The ramblings, rants, and observations of an Orthodox Reactionary. Feel free to look around!

Wednesday, September 21, 2011

An Announcement

Crossposted from my Facebook account:


So I wrote this note more as an official declaration than anything, although those closest to me already knew the announcement I'm about to make.

I am leaving Western Christianity in general-- and the Churches of Christ in particular, and joining the Eastern Orthodox Church.

Perhaps I should give some background.

I haven't had any huge struggles in my spiritual life recently; no massive existential crisis that left me adrift in a sea of confusion. So you don't have to worry about that. I never doubted Christ, even if I have questioned the hows and whys of certain things. To be honest, I was dealing with a certain amount of dissatisfaction in my personal life and also in what I saw around me. I was not quite the person I wanted to be, but who is? I wasn't entirely comfortable with my Church, but these criticisms were on a more personal level, and church is corporate, not individual. I had always frowned upon people who whined "I'm not getting spiritually fed" and similar criticisms, and tried to make the Church reflect what they wanted. I would not be that person, I decided.

I had also been reading. I had read Athanasius, and Augustine, and occasionally snippets from other early Christians. These men were, beyond a shadow of a doubt, followers of the same God as I. You could see it in their writings. When Athanasius describes how Christ reconciles us to God through his life, death, and resurrection, I knew this man was genuine, and would know more about God-- and know Him better-- than I could ever hope to. When Augustine cried that all men's souls were restless until they found rest in God, I recognized a kindred spirit. I knew that, despite the distance in time and space, Augustine and I worshipped the same God, though he had more certainty and honesty than I could muster.

I also-- slowly, of course-- began to understand that the Christianity of these men looked different than my own. They worshipped differently. Prayed differently. It made me wonder, at times. I suppose you could say I was being prepared. Nudged, bit-by-bit, out of my old patterns of thinking. Other Christian churches were no less valid for different forms of worship, was that not the heart of the first precept of the Stone-Campbell movement? The Churches of Christ hold to three principles: "We are not the only Christians, but we are Christians only." "No creed but Christ, no book but the Bible." "In essentials unity; in opinions liberty; in all things love." I might question some things, but not this. These were good teachings. Not a bad hill to plant your standard on, all things considered. So I resolved to stay where I was, and deal with whatever issues I had personally.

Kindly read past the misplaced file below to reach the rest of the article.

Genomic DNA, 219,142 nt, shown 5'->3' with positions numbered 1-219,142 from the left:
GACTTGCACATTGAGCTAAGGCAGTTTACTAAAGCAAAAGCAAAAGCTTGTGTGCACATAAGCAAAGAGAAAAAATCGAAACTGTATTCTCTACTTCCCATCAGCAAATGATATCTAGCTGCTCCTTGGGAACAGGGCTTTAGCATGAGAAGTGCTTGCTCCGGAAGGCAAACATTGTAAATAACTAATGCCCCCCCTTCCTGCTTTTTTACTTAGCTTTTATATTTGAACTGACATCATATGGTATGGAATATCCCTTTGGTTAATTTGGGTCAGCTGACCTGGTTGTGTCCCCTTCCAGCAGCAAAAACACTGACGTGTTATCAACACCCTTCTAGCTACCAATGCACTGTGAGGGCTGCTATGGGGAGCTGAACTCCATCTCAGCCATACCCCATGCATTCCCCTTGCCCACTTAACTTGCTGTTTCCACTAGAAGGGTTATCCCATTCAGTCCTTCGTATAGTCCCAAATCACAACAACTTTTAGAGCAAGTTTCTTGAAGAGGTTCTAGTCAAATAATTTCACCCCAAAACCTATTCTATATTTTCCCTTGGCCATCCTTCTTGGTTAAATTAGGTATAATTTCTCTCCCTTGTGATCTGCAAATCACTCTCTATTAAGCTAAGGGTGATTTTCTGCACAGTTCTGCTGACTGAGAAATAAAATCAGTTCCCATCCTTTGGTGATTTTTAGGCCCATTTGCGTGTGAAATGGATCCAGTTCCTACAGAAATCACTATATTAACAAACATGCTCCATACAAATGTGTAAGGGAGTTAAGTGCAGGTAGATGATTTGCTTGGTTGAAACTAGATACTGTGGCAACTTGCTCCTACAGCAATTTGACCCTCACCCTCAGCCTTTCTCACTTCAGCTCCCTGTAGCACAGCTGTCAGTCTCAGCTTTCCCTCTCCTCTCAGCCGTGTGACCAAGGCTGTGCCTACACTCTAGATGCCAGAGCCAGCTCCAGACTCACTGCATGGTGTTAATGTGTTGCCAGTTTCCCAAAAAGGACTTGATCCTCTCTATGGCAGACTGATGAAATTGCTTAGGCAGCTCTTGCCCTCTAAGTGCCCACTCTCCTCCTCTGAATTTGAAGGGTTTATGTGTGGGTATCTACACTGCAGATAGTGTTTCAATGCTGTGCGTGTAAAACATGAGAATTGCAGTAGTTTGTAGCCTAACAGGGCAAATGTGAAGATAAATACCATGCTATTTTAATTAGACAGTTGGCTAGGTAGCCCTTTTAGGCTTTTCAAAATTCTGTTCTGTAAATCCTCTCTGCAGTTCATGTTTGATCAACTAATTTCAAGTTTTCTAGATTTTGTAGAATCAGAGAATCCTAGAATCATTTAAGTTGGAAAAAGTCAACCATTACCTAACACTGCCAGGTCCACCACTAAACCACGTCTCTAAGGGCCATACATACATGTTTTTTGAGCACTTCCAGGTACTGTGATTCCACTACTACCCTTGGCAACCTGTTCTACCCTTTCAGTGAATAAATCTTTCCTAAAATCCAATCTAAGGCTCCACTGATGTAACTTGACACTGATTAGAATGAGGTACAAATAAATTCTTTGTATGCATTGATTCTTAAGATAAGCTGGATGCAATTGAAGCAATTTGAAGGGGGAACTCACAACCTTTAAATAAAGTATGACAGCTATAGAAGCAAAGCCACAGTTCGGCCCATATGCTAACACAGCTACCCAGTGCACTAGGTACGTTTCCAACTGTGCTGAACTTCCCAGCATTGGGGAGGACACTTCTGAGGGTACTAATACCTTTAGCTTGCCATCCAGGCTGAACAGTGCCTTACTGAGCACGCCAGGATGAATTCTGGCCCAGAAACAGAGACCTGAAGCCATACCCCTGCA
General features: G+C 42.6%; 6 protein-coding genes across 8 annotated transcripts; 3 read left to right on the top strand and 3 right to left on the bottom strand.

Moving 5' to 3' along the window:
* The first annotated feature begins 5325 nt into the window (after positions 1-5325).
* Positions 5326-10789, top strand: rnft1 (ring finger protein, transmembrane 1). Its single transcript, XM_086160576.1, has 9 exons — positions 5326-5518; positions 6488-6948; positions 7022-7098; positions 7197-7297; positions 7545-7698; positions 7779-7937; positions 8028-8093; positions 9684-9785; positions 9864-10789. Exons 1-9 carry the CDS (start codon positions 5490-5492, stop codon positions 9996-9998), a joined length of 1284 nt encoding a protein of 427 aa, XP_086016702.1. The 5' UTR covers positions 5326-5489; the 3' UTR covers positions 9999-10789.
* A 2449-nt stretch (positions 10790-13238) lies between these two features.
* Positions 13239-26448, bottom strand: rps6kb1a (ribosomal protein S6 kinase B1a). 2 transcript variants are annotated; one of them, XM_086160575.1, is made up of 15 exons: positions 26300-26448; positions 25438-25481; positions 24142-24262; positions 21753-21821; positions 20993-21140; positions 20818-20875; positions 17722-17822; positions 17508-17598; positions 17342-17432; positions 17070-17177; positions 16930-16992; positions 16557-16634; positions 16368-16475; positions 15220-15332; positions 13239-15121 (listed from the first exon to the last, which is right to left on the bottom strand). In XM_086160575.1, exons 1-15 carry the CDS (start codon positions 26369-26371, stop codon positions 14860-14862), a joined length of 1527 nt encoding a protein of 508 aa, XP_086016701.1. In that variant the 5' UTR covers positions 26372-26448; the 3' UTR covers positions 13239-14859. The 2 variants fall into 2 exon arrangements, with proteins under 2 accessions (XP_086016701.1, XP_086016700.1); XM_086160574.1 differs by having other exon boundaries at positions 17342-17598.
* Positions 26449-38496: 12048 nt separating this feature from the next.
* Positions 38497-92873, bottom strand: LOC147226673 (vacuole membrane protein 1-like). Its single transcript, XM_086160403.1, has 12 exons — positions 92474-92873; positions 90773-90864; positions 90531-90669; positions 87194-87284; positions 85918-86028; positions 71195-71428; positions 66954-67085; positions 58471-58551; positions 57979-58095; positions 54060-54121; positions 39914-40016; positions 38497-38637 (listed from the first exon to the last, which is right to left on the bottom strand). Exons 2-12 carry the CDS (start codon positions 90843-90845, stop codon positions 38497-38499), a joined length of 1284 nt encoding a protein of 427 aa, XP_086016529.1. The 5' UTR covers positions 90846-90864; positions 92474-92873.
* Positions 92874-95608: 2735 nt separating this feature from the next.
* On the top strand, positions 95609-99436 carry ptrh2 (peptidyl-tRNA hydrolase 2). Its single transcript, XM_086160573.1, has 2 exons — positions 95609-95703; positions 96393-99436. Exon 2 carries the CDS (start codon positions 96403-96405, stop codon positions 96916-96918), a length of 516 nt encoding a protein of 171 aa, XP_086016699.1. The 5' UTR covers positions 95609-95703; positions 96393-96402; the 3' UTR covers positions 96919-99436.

A few months later, I got a wake up call. I had just finished a book by Rodney Stark called "The Victory of Reason". It's a good book; It explains how Western history was pushed in a positive direction by Christianity. I recommend you check it out. Anyway, I was having an online discussion about the book with a friend of mine. We began mentioning how Christianity-- and this is a key point of the book-- has developed over time, how it has changed in certain ways that led to the development of the free market, to the enlightenment, etc.

My friend responded with the assertion that Christ's message has not changed. It doesn't "develop", it doesn't "mature" over time-- it was delivered "once for all". Our duty, he said, was to maintain fidelity to the teachings of Christ and his Apostles, and to share them with others. Nothing more, nothing less. And what he said... *spoke* to me. It seemed to take into account my hesitations, my issues with what I thought, what I believed... It was an authoritative answer, but it shined with truth.

I asked him what Church he went to. He said he didn't merely go to "a" church, but he was in "the" Church, the very one founded at Pentecost. The Orthodox Church. That thread was quickly deleted, but we got together over email. I hammered him with questions. How can you prove that? He pointed to doctrines and practices that hadn't changed since the beginning. Immersion baptism. *BAM*. I knew from my education at KCU that the early believers immersed, and that pouring/sprinkling had been an innovation added later. Score one for the Orthodox Church. There were others. I ordered books. I read. I looked about online, at resources there.

Like the Roman Catholics, they could point to a unbroken lineage to the first century. Unlike the Roman Catholics, however, they could point out that purgatory, indulgences, papal supremacy/infallibility, and other accretions were never adopted by the Orthodox Church, as they were in the West. There was never a Protestant Reformation in the Orthodox Church, as there was nothing to reform.